Depending on which franchise you are interested in, your initial franchise fee could be as little as $1,000 or as much as $100,000. On top of the initial franchise fee, there are other significant startup fees. So, the total cost of buying and launching a franchise location could run from under $10 thousand, to as much as a million dollars.
What’s involved in running a franchise?
Even if you will be able to hire other people, you yourself will need to know how to operate all phases of the business since you may need to train employees or fill in for them when they are absent or if they leave. You will also need to be a good manager and salesperson and keep good records.
Can I avoid market research by buying a franchise?
No. While the franchise company may help with site selection and other details, there is no substitute for doing your own research. Be sure you engage a franchise attorney to guide you through the process once you are prepared to franchise from a particular franchisor. Remember, a franchise isn’t something you can walk away from easily if it doesn’t work out. Therefore before you sign the franchise agreement, make sure you determine how many sales you will have to make to be profitable and whether your territory has the population and the demand to make it likely you can reach that sales figure even if a competitor opens.
Can I sell the franchise?
Some franchises allow you to sell if you can find a buyer, and some don’t. The UFOC will tell you what the franchise’s regulations are regarding sale or transfer of your contract to anyone else.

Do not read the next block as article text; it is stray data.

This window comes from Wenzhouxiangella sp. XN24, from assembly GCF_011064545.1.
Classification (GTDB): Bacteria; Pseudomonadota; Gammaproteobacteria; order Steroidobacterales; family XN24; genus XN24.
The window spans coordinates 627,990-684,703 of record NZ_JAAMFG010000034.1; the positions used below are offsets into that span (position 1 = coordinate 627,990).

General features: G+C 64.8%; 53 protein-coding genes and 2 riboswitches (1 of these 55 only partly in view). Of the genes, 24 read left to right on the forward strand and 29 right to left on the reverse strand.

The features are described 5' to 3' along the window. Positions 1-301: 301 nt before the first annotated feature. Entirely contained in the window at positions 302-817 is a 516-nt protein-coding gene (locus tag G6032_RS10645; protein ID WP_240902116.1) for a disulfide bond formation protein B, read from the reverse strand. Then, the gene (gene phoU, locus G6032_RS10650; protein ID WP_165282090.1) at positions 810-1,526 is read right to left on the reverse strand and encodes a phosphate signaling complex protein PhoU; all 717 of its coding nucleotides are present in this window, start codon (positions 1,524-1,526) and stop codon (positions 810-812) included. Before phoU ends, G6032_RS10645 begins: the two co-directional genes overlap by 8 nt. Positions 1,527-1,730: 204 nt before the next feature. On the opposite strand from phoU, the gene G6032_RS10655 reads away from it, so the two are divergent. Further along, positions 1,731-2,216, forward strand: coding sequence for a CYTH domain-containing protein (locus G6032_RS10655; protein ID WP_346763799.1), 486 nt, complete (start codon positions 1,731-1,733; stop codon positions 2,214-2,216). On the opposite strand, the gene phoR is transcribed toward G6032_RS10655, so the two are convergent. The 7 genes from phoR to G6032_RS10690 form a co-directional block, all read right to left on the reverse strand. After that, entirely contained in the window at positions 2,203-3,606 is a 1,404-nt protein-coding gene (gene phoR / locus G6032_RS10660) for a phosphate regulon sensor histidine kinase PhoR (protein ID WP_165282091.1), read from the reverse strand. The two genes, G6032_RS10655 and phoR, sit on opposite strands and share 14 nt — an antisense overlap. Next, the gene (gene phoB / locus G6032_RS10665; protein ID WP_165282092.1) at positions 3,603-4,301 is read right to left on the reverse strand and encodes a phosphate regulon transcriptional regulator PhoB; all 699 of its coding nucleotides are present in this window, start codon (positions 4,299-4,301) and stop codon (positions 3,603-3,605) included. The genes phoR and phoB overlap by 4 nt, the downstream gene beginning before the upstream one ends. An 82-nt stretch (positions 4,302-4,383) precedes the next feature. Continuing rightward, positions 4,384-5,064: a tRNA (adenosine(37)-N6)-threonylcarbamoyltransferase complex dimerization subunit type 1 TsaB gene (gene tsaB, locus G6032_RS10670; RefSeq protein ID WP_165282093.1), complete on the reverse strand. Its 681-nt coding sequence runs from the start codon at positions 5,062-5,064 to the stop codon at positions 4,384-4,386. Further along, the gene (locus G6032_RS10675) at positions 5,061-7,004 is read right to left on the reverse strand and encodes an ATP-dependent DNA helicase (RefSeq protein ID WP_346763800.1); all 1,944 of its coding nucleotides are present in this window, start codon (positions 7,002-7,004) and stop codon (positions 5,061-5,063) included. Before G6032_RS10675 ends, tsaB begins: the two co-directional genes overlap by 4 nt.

Are there any inexpensive home franchises?
Some franchises can be run from home and, therefore, may have lower start-up costs since you won’t be required to build or rent space. But, most of the low-cost home “business opportunities” are not franchises. They are either multilevel marketing or direct selling opportunities, or package deals that promise to give you everything you need to start a business.
What is the franchise agreement?
The franchise agreement is a contract and document between you, the franchisee, and the franchisor. In this agreement you will find all the details of what the franchisor expects of you and what you should expect on the franchisor. This is one of the most important documents you will ever have to sign and follow. Failure to keep to the rules can mean your license to operate is open for termination. However it also means that if the franchisor has not kept their end of the agreement that you have a fall back should anything go wrong between you, the franchisee and them, the franchisor. Having a solicitor or lawyer look over the agreement to ensure it is fair is a must if you do not understand contract law.
Matthew Anderson is the founder of The Franchise Shop which specialises in Low cost Franchises for sale and is the largest UK franchise opportunities directory and experts in franchise marketing and franchise ideas